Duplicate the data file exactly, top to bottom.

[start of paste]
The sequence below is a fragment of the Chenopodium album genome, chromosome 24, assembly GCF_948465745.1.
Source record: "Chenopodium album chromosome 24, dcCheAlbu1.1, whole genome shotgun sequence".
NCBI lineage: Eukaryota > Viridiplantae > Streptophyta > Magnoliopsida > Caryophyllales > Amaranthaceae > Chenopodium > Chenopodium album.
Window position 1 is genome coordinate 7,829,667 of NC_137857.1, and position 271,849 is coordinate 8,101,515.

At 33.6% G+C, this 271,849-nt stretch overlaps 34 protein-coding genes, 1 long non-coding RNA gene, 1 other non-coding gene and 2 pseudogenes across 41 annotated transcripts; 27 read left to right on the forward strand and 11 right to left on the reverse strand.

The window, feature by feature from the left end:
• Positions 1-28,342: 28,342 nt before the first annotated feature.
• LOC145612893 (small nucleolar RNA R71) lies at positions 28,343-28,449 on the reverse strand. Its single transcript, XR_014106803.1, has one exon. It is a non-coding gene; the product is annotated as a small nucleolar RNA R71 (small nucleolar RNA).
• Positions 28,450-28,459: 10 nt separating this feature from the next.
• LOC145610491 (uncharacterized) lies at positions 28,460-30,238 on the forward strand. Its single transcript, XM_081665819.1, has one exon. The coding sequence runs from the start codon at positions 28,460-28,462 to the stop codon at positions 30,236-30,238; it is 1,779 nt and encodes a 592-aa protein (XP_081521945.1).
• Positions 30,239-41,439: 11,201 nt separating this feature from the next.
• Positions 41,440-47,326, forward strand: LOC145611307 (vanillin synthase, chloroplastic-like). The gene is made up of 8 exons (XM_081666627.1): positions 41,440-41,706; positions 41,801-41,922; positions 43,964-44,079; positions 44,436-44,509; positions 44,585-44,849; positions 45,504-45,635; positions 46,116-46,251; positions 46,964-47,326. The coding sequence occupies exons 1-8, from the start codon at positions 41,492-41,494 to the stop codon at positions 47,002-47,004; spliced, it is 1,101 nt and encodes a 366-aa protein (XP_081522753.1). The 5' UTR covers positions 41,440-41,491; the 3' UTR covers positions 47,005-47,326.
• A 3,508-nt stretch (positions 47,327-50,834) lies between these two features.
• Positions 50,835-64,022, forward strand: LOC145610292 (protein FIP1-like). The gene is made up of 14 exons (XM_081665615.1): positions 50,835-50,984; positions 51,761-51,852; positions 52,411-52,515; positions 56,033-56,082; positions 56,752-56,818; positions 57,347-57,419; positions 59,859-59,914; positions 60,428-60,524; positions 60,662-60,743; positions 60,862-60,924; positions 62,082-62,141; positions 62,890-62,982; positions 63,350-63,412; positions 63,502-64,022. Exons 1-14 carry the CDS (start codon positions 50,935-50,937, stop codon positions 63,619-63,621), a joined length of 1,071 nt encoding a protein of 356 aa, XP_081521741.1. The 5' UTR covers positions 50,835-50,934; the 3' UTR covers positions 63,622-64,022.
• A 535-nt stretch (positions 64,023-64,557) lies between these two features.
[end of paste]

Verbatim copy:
The sequence below is a fragment of the Chenopodium album genome, chromosome 24, assembly GCF_948465745.1.
Source record: "Chenopodium album chromosome 24, dcCheAlbu1.1, whole genome shotgun sequence".
NCBI lineage: Eukaryota > Viridiplantae > Streptophyta > Magnoliopsida > Caryophyllales > Amaranthaceae > Chenopodium > Chenopodium album.
Window position 1 is genome coordinate 7,829,667 of NC_137857.1, and position 271,849 is coordinate 8,101,515.

At 33.6% G+C, this 271,849-nt stretch overlaps 34 protein-coding genes, 1 long non-coding RNA gene, 1 other non-coding gene and 2 pseudogenes across 41 annotated transcripts; 27 read left to right on the forward strand and 11 right to left on the reverse strand.

The window, feature by feature from the left end:
• Positions 1-28,342: 28,342 nt before the first annotated feature.
• LOC145612893 (small nucleolar RNA R71) lies at positions 28,343-28,449 on the reverse strand. Its single transcript, XR_014106803.1, has one exon. It is a non-coding gene; the product is annotated as a small nucleolar RNA R71 (small nucleolar RNA).
• Positions 28,450-28,459: 10 nt separating this feature from the next.
• LOC145610491 (uncharacterized) lies at positions 28,460-30,238 on the forward strand. Its single transcript, XM_081665819.1, has one exon. The coding sequence runs from the start codon at positions 28,460-28,462 to the stop codon at positions 30,236-30,238; it is 1,779 nt and encodes a 592-aa protein (XP_081521945.1).
• Positions 30,239-41,439: 11,201 nt separating this feature from the next.
• Positions 41,440-47,326, forward strand: LOC145611307 (vanillin synthase, chloroplastic-like). The gene is made up of 8 exons (XM_081666627.1): positions 41,440-41,706; positions 41,801-41,922; positions 43,964-44,079; positions 44,436-44,509; positions 44,585-44,849; positions 45,504-45,635; positions 46,116-46,251; positions 46,964-47,326. The coding sequence occupies exons 1-8, from the start codon at positions 41,492-41,494 to the stop codon at positions 47,002-47,004; spliced, it is 1,101 nt and encodes a 366-aa protein (XP_081522753.1). The 5' UTR covers positions 41,440-41,491; the 3' UTR covers positions 47,005-47,326.
• A 3,508-nt stretch (positions 47,327-50,834) lies between these two features.
• Positions 50,835-64,022, forward strand: LOC145610292 (protein FIP1-like). The gene is made up of 14 exons (XM_081665615.1): positions 50,835-50,984; positions 51,761-51,852; positions 52,411-52,515; positions 56,033-56,082; positions 56,752-56,818; positions 57,347-57,419; positions 59,859-59,914; positions 60,428-60,524; positions 60,662-60,743; positions 60,862-60,924; positions 62,082-62,141; positions 62,890-62,982; positions 63,350-63,412; positions 63,502-64,022. Exons 1-14 carry the CDS (start codon positions 50,935-50,937, stop codon positions 63,619-63,621), a joined length of 1,071 nt encoding a protein of 356 aa, XP_081521741.1. The 5' UTR covers positions 50,835-50,934; the 3' UTR covers positions 63,622-64,022.
• A 535-nt stretch (positions 64,023-64,557) lies between these two features.